March On

The weather this past month should be enough to convince anyone
that we live in a global environment. Colder-than-normal waters in
the Pacific Ocean off the west coast of South America are
responsible for shifting the jet stream far to our north this
winter. The result, now familiar to most people as La Niña, means
lots of warm and dry weather for us on the South Coast. While there
is still hope for measurable rain in the next two months or so, it
has been decidedly summer-like for weeks. Pretty inspiring for
gardeners maybe, but a bit confusing for some plants who like a bit
of chill in the winter before starting spring growth.

Now is a great time to give shape to overgrown hedges of
boxwood, pittosporum, and other evergreen shrubs. Cut them back
hard to give them a new, crisp shape. As seasoned gardeners know,
“hedges have edges” and sometimes you need to cut back to older
wood to re-establish the original line. Done in late fall or early
winter, you would have to look at that dead-looking wood for
months, but done next month, the plant will soon burst forth with
lots of new greenery. It may help to make yourself a template for
corners or mark a stick with the desired height to move along with
you. There’s nothing as discouraging as getting down off that
ladder and stepping back to see that you’ve created a sloping top
line or a canting side instead of the plumb and perpendicular one
you were trying to achieve. Follow with a new topdressing of
compost or an organic fertilizer high in nitrogen to give them an
extra boost.

Another plant that responds to a good pruning now is fuchsia. If
you have hanging baskets, trim them back to the rim of the pot and
thin out any weaker stems. Upright bushes can be cut down by
one-half to two-thirds of their original size. Again, a dose of
fertilizer afterward will bring rewards in foliage and flowers. Use
a more balanced one that has both nitrogen for leaves and
phosphorus for blossoms.

Many perennials and annuals can go in the ground now either from
seed or pony packs. Look for some to add that you can cut for
bouquets later. Some easy annuals to consider are cosmos, cleome,
godetia, sunflowers, and zinnias. Perennials such as alstroemeria,
campanula, delphinium, penstemon, and yarrow make long-blooming
plants and long-lasting bouquets. Don’t overlook bulbs (and tubers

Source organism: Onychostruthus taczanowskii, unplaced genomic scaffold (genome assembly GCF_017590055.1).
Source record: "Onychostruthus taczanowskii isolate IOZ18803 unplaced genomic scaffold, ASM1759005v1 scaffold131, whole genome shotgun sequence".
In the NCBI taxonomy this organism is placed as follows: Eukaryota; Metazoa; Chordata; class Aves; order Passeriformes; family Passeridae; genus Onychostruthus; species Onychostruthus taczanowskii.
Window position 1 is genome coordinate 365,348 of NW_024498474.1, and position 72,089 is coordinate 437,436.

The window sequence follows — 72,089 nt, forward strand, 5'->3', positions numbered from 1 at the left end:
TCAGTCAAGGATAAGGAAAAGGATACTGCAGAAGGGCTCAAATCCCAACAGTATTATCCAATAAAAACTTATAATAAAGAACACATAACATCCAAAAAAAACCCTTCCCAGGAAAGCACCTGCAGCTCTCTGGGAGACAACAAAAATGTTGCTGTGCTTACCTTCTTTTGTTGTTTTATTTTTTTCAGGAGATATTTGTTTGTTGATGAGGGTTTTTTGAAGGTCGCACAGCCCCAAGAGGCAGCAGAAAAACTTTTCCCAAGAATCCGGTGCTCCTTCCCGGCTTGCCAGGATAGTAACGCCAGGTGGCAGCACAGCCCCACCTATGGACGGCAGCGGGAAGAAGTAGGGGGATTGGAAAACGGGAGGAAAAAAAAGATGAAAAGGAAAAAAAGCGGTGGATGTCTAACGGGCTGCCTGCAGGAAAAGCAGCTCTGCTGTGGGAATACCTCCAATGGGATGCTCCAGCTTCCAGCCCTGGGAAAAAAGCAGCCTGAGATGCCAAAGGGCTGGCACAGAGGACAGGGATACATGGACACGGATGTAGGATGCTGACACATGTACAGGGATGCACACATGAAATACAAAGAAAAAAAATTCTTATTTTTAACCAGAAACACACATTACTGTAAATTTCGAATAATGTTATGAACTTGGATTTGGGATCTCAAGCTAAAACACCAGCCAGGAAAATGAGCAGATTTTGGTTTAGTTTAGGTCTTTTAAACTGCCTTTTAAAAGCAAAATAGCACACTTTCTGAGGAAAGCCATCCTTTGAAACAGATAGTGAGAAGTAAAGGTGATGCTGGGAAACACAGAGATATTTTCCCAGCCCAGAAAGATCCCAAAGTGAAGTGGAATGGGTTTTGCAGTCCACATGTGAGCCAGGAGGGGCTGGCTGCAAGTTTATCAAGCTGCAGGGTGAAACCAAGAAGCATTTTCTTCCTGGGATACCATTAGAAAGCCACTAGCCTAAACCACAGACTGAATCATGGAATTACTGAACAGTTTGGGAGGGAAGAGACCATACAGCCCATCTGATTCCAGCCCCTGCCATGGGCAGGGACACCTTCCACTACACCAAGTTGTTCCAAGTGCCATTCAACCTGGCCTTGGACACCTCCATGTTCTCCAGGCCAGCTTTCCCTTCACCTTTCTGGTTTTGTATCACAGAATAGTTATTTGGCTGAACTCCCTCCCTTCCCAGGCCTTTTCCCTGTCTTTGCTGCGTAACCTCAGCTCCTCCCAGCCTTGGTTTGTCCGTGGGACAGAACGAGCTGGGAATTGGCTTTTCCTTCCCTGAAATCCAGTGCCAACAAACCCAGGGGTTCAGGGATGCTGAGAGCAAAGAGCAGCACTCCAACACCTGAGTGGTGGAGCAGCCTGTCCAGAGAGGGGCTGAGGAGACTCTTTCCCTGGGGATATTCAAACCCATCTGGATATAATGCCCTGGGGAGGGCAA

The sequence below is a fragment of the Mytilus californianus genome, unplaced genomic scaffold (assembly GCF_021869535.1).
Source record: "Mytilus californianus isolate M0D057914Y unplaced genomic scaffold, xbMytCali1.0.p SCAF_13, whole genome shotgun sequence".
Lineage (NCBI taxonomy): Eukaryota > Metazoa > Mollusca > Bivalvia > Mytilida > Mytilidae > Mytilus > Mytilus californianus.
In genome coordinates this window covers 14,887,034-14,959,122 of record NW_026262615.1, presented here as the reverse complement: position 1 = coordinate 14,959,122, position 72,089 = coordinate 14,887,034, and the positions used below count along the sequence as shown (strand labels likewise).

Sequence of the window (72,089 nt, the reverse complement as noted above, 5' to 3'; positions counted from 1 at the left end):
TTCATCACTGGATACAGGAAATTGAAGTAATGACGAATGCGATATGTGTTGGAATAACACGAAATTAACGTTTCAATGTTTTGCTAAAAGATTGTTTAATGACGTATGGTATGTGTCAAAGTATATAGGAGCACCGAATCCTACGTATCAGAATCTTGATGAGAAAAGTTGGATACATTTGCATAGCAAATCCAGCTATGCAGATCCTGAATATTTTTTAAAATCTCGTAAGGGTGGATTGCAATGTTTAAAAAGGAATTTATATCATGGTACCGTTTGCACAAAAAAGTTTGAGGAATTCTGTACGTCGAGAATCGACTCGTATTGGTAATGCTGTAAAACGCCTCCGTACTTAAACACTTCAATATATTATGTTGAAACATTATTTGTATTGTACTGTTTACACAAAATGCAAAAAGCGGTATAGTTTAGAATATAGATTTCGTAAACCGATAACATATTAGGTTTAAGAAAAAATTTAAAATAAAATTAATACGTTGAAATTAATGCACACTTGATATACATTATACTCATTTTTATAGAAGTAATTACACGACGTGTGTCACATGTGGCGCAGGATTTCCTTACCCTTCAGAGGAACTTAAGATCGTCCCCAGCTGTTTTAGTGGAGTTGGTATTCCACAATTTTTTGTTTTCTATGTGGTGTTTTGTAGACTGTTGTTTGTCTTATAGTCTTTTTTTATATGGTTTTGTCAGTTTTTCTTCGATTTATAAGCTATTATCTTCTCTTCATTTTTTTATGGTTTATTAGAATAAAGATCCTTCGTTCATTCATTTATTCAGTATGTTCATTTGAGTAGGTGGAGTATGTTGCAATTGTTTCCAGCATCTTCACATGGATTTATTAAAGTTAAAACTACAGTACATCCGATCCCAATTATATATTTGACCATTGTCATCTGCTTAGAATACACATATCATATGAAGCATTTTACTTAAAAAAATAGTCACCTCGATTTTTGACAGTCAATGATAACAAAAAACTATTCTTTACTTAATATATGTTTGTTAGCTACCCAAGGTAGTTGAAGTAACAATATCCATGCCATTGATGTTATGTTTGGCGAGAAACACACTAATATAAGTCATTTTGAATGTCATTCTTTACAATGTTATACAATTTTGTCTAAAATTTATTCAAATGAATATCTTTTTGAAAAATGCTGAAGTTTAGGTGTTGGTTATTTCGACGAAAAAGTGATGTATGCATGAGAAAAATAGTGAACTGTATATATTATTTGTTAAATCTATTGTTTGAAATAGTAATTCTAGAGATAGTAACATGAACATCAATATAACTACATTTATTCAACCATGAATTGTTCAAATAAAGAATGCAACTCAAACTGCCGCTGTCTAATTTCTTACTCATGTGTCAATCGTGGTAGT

and corms) that produce lovely additions to both the garden and the
living room. Dahlias, freesias, gladiolus, iris, narcissus, Persian
ranunculus, and calla lilies are easy to find in nurseries and
catalogs and easy to plant and grow.

The switch from cool-season vegetables to warm-season ones is
also upon us. You can still sow beet and carrot seeds, but you can
also add corn and beans to the mix. Swiss chard and other greens
like arugula and spinach are made for this season. Lettuces, too,
will germinate well and provide leaf cuttings in a few weeks,
forming heads in late spring and early summer. If you have room
inside to start seed of tomatoes, peppers, and eggplant, you can
get a jump on the season by doing so now. As fruits begin to form
in the orchard, thin them out to channel energy into fewer,
tastier, and bigger apples, pears, and stone fruits such as peaches
and nectarines. There is usually no need to thin apricots and
plums. Check mulches now while the foliage cover is still sparse.
It will be easier to spread when you can see what you are
doing.

All the new plant growth is sure to attract a number of garden
pests. Aphids will attack the burgeoning buds of roses and other
flowering shrubs. Wash them off with a strong spray of water or rub
them out with your fingers. Snails are hatching. Keep a close eye
out for damage and pick them off as soon as you find them. Setting
out dishes of beer will also attract them to death by drowning of
their own volition. Whiteflies may soon reappear on their favorite
plants: fuchsia, canna, and hibiscus to name a few. They can be
trapped on sticky yellow cards hung in advance of their arrival.
Should those late rains materialize, be sure to check the cards and
replace them if they’ve gotten too soggy. Spring is upon us in the
coming weeks and it is a great time to influence the course of your
garden in the coming months.

Virginia Hayes, curator of Ganna Walska Lotusland, will answer
your gardening questions. Address them to Gardens, The Independent,
122 W. Figueroa St., S.B., CA 93101. Send email to
vahayes@lotusland.org.

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